OBJECTIVE: To compare demographic data, prenatal and postnatal characteristics, laboratory data, and outcomes in a cohort of premature infants with spontaneous ileal perforation (SIP), surgical necrotizing enterocolitis (sNEC) and matched controls.
METHODS: A retrospective case–control study of infants with intestinal perforation with a birth weight (BW) less than 2,000 grams and gestational age (GA) less than 34 weeks and infants without perforation matched for BW (±150 grams) and GA (±1week).
RESULTS: 130 premature infants were included, 30 infants with SIP, 35 infants with sNEC and 65 control infants. The median age of onset was 5 days postnatal age in SIP versus 25 days in sNEC (p < 0.001) and the peak onset was at 26 weeks corrected GA for SIP and 30 weeks corrected GA for sNEC. Infants with perforation had significantly higher rates of mortality (p < 0.001) and common morbidities associated with prematurity. Administration of corticosteroids and indomethacin did not differ among groups. SIP was more common among infants born to young mothers (p = 0.04) and less common in infants receiving caffeine (p = 0.02). sNEC was less common among infants receiving early red cell transfusion (p = 0.01). Perforation and sNEC trended towards less common in infants receiving inhaled nitric oxide.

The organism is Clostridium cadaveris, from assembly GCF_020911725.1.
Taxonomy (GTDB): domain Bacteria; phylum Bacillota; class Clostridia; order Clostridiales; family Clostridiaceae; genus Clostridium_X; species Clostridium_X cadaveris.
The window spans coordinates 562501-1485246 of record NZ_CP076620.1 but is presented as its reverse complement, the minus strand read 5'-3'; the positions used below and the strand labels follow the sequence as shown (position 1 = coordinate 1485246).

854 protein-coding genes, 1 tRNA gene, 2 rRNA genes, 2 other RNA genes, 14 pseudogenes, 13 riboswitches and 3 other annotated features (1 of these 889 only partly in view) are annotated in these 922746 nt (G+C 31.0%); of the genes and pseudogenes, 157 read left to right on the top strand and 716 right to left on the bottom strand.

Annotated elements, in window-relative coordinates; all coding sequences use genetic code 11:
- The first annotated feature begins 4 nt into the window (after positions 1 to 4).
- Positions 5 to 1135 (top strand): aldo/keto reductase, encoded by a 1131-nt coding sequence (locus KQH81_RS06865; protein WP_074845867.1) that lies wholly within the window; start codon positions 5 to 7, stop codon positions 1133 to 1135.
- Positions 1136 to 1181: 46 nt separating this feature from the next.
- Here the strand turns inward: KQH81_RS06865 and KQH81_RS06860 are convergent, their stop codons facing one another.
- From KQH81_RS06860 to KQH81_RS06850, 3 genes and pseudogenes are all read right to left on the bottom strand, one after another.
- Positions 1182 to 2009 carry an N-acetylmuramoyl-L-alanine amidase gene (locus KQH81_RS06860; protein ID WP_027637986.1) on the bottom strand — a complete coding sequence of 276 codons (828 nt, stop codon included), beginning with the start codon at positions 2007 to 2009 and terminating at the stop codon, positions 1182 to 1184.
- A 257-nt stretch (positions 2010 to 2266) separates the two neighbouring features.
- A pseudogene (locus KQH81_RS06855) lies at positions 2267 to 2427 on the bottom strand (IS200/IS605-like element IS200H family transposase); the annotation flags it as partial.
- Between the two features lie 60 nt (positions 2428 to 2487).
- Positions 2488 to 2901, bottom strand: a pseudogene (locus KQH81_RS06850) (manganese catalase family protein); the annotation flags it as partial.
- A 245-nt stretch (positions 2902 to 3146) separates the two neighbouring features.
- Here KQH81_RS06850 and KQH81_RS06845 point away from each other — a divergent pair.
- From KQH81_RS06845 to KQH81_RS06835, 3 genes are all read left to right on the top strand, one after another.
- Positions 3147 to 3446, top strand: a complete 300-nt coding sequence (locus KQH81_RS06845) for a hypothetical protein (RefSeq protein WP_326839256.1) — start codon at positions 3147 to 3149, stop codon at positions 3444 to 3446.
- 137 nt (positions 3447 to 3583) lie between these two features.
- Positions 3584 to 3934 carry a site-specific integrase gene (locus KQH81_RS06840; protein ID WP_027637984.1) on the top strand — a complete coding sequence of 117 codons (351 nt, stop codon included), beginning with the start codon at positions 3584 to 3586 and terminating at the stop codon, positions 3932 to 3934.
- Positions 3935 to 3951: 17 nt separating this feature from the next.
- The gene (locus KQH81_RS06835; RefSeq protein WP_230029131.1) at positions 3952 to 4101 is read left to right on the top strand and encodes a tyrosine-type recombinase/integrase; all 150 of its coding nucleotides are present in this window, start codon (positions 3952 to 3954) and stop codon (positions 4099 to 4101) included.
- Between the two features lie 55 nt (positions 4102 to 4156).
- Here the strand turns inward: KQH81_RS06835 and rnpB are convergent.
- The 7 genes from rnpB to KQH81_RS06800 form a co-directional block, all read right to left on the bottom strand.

CONCLUSION: SIP and sNEC are distinct clinical entities. Potential protective effects of caffeine, inhaled nitric oxide, and early transfusion should be further studied.
Intestinal perforation in the premature infant